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Biosphere, Homosphere, and Robosphere: what has that to do with Business?
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Biosphere, Homosphere, and Robosphere: what has that to do with Business?
Humberto Maturana Romesin and Pille Bunnell

This paper is based on a presentation made by Humberto Maturana at the Society for Organizational Learning Member's Meeting, Amherst MA in June, 1998. It is not a transcript, rather it is a re-creation by Pille Bunnell, reorganized with changes, deletions, and additions intended to make it more coherent as a written document. The first person voice of Dr. Maturana is retained, but any mis-representation of what he intended is the responsibility of Dr. Bunnell.

Table of Contents
  1. Introduction
  2. History
  3. Conservation and change
  4. Living systems
  5. Language
  6. Love
  7. Conversation
  8. Emotions and intelligence
  9. Homosphere and Biosphere
  10. Identity
  11. Robots
  12. Social systems
  13. Responsibility
  14. Freedom
  15. Blindness
  16. Surprise
  17. Friendship
  18. Our possibility

1. Introduction.

I think that most of the fundaments about how we can work together in business setting are already understood by many business people. For example the transformation of Shell Oil over the last five years is grounded in an understanding of the social ground of working together, even where this is not made explicit. I am not a business person, so I shall not tell you about business. What I shall do is to reflect on the biological background on which the concern for what we do in business rests.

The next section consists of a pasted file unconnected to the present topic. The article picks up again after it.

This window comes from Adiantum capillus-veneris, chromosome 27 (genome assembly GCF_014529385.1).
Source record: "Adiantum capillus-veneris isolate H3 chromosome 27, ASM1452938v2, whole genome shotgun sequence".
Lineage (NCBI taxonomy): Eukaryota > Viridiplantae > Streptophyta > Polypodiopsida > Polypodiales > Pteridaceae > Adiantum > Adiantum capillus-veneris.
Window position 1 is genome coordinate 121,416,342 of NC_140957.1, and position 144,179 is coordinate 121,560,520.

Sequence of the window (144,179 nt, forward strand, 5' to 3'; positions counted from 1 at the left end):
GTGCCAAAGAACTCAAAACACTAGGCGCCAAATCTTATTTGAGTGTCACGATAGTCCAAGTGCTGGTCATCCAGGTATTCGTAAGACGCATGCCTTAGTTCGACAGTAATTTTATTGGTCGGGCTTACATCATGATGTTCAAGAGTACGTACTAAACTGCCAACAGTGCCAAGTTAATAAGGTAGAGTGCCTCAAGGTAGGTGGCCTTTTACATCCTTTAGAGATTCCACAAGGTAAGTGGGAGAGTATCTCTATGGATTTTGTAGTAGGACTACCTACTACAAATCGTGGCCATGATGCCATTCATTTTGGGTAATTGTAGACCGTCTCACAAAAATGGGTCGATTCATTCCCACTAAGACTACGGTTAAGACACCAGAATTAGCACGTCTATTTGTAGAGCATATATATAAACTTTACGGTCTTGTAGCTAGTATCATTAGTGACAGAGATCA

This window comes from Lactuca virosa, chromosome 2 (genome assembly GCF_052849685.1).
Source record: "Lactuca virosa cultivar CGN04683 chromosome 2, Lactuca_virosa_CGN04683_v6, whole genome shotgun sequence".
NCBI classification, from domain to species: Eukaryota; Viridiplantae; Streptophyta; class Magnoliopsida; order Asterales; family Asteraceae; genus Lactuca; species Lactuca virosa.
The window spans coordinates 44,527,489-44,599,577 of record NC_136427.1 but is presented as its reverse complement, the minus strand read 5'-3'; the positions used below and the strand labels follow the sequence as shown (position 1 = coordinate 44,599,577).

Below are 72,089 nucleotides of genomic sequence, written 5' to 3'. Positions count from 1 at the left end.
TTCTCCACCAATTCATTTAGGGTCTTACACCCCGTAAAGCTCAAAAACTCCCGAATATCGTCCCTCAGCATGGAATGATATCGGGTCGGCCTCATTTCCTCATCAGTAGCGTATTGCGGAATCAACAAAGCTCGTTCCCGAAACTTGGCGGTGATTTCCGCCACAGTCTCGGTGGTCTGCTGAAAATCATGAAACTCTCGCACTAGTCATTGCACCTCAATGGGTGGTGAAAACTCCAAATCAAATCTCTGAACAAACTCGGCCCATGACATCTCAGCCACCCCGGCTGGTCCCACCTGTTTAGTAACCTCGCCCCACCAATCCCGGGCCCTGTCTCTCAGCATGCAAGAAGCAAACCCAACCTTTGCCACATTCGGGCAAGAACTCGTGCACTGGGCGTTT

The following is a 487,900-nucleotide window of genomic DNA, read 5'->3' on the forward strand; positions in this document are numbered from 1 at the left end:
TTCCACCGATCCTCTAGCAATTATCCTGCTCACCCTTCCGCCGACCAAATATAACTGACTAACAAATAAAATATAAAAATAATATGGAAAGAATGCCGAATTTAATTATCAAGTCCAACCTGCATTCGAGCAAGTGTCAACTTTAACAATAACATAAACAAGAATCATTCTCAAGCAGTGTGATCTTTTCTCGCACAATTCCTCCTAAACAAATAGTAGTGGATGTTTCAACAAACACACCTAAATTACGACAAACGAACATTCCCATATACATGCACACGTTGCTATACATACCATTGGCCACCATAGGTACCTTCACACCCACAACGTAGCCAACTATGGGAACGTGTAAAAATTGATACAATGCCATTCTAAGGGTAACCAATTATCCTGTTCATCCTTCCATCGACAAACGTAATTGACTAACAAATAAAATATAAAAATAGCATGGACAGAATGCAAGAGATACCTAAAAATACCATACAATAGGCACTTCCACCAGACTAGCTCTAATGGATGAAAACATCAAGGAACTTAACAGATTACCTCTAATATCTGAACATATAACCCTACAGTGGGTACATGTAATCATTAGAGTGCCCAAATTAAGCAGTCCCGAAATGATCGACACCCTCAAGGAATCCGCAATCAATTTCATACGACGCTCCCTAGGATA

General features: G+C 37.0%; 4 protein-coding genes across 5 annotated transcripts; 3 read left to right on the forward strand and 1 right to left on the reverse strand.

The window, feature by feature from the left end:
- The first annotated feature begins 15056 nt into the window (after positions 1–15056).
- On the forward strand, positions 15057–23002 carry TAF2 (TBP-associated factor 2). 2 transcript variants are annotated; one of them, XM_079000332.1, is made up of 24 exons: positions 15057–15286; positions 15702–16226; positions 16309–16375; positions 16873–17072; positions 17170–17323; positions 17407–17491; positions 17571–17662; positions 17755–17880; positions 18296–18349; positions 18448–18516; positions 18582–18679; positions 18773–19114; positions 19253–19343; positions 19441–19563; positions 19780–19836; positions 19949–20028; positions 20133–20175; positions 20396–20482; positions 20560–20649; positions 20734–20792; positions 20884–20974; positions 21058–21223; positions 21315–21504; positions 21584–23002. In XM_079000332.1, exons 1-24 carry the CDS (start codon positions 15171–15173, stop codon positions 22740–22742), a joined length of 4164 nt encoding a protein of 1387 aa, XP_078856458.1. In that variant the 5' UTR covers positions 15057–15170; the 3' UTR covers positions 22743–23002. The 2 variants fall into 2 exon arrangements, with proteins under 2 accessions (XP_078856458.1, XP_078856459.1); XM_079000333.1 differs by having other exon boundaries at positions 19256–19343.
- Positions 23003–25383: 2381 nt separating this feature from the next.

This meeting began with a presentation of beautiful slides, and we enjoyed them. Isn't this remarkable! We enjoy beauty. How come we humans enjoy beauty? What is beauty that we enjoy it? Why, or what, or how is it that we have a sense of wellbeing when looking at beautiful images? And what were these images that we found beautiful? Trees, leaves, waterfalls, sunsets -- nature, beautiful nature.
We find beauty in nature everywhere; in the desert, the forest, or the mountains -- any natural place. However, if we go to an eroded area we do not find beauty. What is the difference? In some sense a desert and an eroded area are similar as neither of them contains many living beings. I think the difference between these two situations has to do with us. It us humans who see beauty in one case but not in the other. How is this so; what in us makes this so?
This is not a trivial question, and it has to do with our concern about what we do, about how we conduct our affairs. To address this question I shall speak about human history and the history of the earth, about living systems and humans. And I shall make a few reflections about emotions, freedom, ethics and beauty. You will see that all of this does indeed have to do with business.

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